Afternoon catchup: 5 Butler County stories you need to know today

Here’s a look at five big Butler County stories today to catch up on the news:

Hamilton to host first in-person Pride event this weekend: What’s planned

Hamilton will host its first in-person Pride event along the streets and parks of downtown Hamilton on Saturday.

Organizers planned the first-ever event last year, but it couldn’t be held due to COVID-19 precautions. The Saturday event will include three sections: A parade, festival and concert.

The parade, which is scheduled to start at 11 a.m. at Rotary Park, and the festival, scheduled for noon until 6 p.m. at Marcum Park, will be free and open to all ages. The festival plans to havevendors, food trucks and activities, including live music.


Victim ID’d in fatal train strike in Hamilton

The Butler County Coroner’s Office has identified a man killed early Monday after a train strike in Hamilton.

Kenneth Granville Cramer, 35, died about 1:30 a.m. Monday on the tracks at Laurel and Zimmerman Avenues. Cramer died of multiple traumatic injuries, and the manner of death is still under investigation.

A CSX worker called police to the location reporting a pedestrian had been struck. The police report says the person was under the train when officers arrived.


‘I’m a lifer’: Woman retires after 47 years with Middletown

To understand how long Kay Sauer has worked for the City of Middletown, consider she’s the only employee who moved her desk from the former City Building on Central Avenue to the City Building on Donham Plaza.

The City Building was dedicated on July 4, 1976, and opened to the public in 1977.

By that time, Sauer had already worked for the city for three years.

She retired last week, ending a 47-year career that began on July 29, 1974, when she was hired as a clerk/typist in the human resources department. During that time, she worked on typewriters, computers and received work emails on her cellphone.


Hamilton building named among most endangered historic sites for 2021

Preservation Ohio, a non-profit organization that calls itself the state’s oldest statewide historic preservation organization, today listed Hamilton’s CSX station, formerly the Cincinnati, Hamilton & Dayton depot, among its 11 most endangered buildings for 2021.

Hamilton City Council and city staff in recent weeks have been struggling with the issue of whether, and how, to save the station. The estimated cost of moving the station about two blocks north along Martin Luther King Boulevard and placing it on a concrete base is $600,000. But that would not include the costs of renovating the building, and officials do not know how the building might be used.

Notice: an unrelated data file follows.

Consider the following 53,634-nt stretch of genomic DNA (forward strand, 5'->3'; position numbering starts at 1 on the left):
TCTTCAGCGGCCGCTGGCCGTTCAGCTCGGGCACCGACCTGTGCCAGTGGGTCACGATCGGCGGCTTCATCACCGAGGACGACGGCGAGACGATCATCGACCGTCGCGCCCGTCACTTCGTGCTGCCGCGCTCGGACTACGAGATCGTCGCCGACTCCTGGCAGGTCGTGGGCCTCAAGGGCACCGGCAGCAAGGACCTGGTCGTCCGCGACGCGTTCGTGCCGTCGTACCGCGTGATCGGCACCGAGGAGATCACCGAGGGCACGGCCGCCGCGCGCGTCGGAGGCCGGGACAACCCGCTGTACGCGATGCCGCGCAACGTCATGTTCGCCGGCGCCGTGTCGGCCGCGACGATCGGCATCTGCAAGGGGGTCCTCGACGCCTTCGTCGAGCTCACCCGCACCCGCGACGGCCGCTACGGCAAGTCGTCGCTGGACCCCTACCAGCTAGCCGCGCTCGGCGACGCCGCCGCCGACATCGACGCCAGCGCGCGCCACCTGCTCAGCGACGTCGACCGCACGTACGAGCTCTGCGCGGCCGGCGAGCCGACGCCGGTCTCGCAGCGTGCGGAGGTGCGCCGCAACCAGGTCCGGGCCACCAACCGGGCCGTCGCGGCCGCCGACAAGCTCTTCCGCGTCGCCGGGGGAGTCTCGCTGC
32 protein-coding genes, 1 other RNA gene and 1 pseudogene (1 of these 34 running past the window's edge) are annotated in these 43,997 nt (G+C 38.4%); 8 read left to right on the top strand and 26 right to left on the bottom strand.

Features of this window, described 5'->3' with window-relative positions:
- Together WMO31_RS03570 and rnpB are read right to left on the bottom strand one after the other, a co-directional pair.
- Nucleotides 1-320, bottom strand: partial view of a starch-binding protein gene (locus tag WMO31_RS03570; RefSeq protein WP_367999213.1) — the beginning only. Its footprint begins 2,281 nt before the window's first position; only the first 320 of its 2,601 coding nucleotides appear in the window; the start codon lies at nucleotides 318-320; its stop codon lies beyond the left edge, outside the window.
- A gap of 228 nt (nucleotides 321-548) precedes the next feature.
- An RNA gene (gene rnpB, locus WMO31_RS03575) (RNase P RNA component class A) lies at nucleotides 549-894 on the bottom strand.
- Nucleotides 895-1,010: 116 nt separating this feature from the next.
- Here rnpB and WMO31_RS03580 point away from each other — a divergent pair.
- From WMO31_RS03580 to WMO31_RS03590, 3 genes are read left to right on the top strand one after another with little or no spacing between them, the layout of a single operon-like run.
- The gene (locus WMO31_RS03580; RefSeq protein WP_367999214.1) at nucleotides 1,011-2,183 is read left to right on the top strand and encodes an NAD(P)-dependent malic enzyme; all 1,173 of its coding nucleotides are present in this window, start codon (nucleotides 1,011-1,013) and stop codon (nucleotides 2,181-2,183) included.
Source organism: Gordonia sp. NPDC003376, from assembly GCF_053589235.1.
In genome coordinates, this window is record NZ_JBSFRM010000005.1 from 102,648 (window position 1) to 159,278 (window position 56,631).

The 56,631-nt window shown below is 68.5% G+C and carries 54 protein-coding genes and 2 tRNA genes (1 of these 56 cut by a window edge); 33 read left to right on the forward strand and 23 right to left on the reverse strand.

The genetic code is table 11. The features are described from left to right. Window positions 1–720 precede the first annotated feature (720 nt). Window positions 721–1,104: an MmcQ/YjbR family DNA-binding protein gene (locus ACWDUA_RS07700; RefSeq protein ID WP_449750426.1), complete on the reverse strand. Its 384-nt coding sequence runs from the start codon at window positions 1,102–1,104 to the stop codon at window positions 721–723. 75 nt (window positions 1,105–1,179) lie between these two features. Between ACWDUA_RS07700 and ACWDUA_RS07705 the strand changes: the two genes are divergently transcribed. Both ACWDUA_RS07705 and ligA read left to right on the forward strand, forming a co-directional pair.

One possible use is as parking and bathroom facilities that Amtrak is considering placing in Hamilton, along with Oxford, on its route from Cincinnati to Indianapolis and Chicago.


Butler County residents will see unpaid utilities on property tax bills: What to know

Butler County will be including unpaid utilities on property taxes for those who have overdue balances, a signal that bill forgiveness happening throughout the region during the COVID-19 pandemic is ending.

Butler County Water & Sewer Director Martha Shelby recently received approval from the county commissioners to charge an estimated $93,000 to the tax bills of county water and sewer users who have not paid their delinquent bills. Past-due amounts added to taxes average around $300.

She told the Journal-News the number could decrease now that the process to collect via tax bills has begun. The second half tax bills will reflect the additional charges.


AND, for an extra sixth story of the day ...

B-25 Mitchell bomber to land at Butler County airport this weekend: How to go

Credit: Bill Lackey

Credit: Bill Lackey

A small fleet of World War II-era planes will be on display at the Butler County Regional Airport Friday and Saturday, including one model made famous by the Doolittle Raid in 1942.

The Hogan Field Fly-In at the Butler County Regional Airport in Hamilton is a free event on Friday, starting at 3 p.m.and admission is $10 when gates open at 10 a.m. Saturday. It will feature the military aircraft and rides in a B-25 Mitchell, a twin-engine medium bomber flown by allied air forces in every World War II theater, and a T-6 Texan, an advanced trainer that pilots had to master before being sent on war missions.

A P-51 Mustang, which also flew during the Korean War, and TBM Avenger, the type of plane flown by former President George H.W. Bush during combat missions in 1945, will also be at Hogan Field.